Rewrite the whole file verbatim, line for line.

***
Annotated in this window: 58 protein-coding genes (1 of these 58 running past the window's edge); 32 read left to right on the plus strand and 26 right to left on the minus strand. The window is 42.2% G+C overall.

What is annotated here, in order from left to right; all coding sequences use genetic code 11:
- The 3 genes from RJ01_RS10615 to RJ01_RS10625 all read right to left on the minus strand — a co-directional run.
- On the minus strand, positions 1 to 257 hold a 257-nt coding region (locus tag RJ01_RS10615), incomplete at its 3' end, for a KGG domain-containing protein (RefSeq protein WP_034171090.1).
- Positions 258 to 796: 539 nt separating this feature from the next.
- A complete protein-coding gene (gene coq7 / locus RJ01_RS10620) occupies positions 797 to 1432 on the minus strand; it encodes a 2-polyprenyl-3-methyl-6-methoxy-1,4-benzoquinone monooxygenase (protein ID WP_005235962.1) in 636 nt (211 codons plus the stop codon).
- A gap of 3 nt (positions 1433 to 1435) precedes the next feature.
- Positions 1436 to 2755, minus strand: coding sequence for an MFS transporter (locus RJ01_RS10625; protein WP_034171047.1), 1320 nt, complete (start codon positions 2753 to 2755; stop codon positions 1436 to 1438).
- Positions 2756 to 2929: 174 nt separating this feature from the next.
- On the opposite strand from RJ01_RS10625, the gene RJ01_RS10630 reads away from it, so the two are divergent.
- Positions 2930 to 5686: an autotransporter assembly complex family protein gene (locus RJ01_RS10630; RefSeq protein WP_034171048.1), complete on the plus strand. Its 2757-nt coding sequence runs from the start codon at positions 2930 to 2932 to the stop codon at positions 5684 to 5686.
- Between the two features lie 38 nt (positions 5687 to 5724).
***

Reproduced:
Annotated in this window: 58 protein-coding genes (1 of these 58 running past the window's edge); 32 read left to right on the plus strand and 26 right to left on the minus strand. The window is 42.2% G+C overall.

What is annotated here, in order from left to right; all coding sequences use genetic code 11:
- The 3 genes from RJ01_RS10615 to RJ01_RS10625 all read right to left on the minus strand — a co-directional run.
- On the minus strand, positions 1 to 257 hold a 257-nt coding region (locus tag RJ01_RS10615), incomplete at its 3' end, for a KGG domain-containing protein (RefSeq protein WP_034171090.1).
- Positions 258 to 796: 539 nt separating this feature from the next.
- A complete protein-coding gene (gene coq7 / locus RJ01_RS10620) occupies positions 797 to 1432 on the minus strand; it encodes a 2-polyprenyl-3-methyl-6-methoxy-1,4-benzoquinone monooxygenase (protein ID WP_005235962.1) in 636 nt (211 codons plus the stop codon).
- A gap of 3 nt (positions 1433 to 1435) precedes the next feature.
- Positions 1436 to 2755, minus strand: coding sequence for an MFS transporter (locus RJ01_RS10625; protein WP_034171047.1), 1320 nt, complete (start codon positions 2753 to 2755; stop codon positions 1436 to 1438).
- Positions 2756 to 2929: 174 nt separating this feature from the next.
- On the opposite strand from RJ01_RS10625, the gene RJ01_RS10630 reads away from it, so the two are divergent.
- Positions 2930 to 5686: an autotransporter assembly complex family protein gene (locus RJ01_RS10630; RefSeq protein WP_034171048.1), complete on the plus strand. Its 2757-nt coding sequence runs from the start codon at positions 2930 to 2932 to the stop codon at positions 5684 to 5686.
- Between the two features lie 38 nt (positions 5687 to 5724).